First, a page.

The Effect of the Temporal Structure of Spoken Words on Paired-Associate Learning

  • Creel S
  • Dahan D
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In a series of experiments, participants learned to associate
black-and-white shapes with nonsense spoken labels (e.g., ``joop{''}).
When tested on their recognition memory, participants falsely recognized
as correct a shape paired with a label that began with the same sounds
as the shape's original label (onset-overlapping lure; e.g., joob) more
often than a shape paired with a label that overlapped with the original
label at offset (offset-overlapping lure; e.g., choop). Furthermore, the
false-alarm rate was modulated by the phonetic distance between the
sounds that distinguished the original label and the lures. Greater
false-alarm rates to onset-overlapping labels were not predicted by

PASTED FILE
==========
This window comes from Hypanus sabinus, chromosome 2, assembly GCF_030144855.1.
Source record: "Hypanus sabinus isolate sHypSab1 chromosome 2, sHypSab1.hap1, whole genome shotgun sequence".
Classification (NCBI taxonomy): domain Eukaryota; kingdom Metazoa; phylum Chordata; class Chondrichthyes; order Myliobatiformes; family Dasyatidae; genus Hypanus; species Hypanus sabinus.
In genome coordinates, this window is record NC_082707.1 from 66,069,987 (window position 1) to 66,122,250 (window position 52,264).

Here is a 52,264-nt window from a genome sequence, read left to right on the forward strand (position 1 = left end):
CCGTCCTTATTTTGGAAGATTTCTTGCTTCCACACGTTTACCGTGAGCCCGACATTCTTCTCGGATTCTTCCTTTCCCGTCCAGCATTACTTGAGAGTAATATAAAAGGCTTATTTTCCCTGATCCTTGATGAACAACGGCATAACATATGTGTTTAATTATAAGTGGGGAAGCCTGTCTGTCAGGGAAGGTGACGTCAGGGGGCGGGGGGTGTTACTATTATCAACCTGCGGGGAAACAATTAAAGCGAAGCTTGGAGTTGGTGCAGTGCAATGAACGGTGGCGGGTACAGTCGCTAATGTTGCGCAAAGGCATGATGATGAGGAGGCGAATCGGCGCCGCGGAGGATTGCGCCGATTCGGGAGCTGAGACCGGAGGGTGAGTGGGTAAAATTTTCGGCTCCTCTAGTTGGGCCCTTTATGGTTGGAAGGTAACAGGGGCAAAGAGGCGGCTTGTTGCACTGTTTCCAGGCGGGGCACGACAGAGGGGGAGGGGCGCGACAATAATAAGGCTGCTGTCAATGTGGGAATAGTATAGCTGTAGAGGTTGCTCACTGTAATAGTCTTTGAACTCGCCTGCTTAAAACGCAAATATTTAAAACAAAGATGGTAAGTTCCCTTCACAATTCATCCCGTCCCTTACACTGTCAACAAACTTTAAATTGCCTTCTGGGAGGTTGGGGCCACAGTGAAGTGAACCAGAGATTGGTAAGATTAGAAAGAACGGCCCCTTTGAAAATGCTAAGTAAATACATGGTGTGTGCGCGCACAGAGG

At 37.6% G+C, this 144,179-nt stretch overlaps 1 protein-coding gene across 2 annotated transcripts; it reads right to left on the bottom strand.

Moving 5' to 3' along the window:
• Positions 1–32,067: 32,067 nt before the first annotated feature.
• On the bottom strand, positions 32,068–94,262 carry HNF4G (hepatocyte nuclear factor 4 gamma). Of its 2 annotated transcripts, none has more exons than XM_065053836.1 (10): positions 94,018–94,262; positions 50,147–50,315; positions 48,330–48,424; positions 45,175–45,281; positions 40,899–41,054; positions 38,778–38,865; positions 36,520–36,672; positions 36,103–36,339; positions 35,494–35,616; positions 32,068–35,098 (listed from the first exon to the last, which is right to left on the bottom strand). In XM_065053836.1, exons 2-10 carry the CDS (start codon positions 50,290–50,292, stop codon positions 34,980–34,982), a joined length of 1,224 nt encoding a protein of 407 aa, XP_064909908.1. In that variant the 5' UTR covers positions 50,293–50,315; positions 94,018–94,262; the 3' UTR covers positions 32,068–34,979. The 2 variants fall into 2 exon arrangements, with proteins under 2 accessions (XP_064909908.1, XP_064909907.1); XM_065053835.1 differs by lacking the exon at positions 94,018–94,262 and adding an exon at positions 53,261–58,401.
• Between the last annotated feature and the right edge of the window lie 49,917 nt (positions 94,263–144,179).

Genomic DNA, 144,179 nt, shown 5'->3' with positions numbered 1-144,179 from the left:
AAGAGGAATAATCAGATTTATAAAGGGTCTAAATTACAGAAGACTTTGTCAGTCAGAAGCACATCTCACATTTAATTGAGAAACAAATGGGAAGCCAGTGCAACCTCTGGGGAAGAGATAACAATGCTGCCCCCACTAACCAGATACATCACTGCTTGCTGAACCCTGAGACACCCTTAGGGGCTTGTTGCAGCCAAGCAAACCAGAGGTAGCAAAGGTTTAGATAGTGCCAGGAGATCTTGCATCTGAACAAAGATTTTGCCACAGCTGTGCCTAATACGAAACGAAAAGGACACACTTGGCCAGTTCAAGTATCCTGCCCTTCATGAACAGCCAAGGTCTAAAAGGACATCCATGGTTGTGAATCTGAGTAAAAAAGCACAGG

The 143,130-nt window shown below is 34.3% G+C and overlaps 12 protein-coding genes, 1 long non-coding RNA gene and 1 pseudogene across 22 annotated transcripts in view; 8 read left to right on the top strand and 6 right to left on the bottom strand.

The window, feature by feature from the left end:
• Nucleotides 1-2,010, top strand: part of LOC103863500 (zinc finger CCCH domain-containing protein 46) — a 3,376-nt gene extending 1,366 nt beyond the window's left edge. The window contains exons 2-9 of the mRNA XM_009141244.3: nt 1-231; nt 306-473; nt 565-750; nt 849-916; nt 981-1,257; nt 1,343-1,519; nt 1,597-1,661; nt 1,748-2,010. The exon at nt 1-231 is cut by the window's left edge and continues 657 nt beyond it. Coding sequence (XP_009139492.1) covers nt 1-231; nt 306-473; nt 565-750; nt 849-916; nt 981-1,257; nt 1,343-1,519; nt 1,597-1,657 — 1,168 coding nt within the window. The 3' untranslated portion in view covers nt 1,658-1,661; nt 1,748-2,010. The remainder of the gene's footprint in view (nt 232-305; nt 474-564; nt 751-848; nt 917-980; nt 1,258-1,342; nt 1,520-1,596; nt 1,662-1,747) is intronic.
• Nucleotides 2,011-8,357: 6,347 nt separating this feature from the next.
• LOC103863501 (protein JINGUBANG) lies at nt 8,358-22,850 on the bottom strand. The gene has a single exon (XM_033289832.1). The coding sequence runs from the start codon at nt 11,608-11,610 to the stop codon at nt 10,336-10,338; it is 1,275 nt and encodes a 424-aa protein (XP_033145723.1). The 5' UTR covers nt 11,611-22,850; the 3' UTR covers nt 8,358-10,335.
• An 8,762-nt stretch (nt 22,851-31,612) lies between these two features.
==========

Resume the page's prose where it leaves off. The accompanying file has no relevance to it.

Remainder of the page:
explicit similarity ratings or by consonant identification and were not
dependent upon label familiarity. The asymmetry at erroneously
recognizing onset- versus offset-overlapping lures remained unchanged as
the presentation of the shape at test was delayed in time, suggesting
that response anticipation based on the first sounds of the spoken label
did not contribute much to the false recognition of onset-overlapping
lures. Thus, learning 2 words whose names differ in their last sounds
appears to pose greater difficulty than learning 2 words whose names
differ in their first sounds because, we argue, people are biased to
give more importance to the early sounds of a name than to its last
sounds when learning a novel label-referent association.

Author-supplied keywords

  • memory recognition; spoken-word recognition; tempo

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  • Sarah C Creel

  • Delphine Dahan

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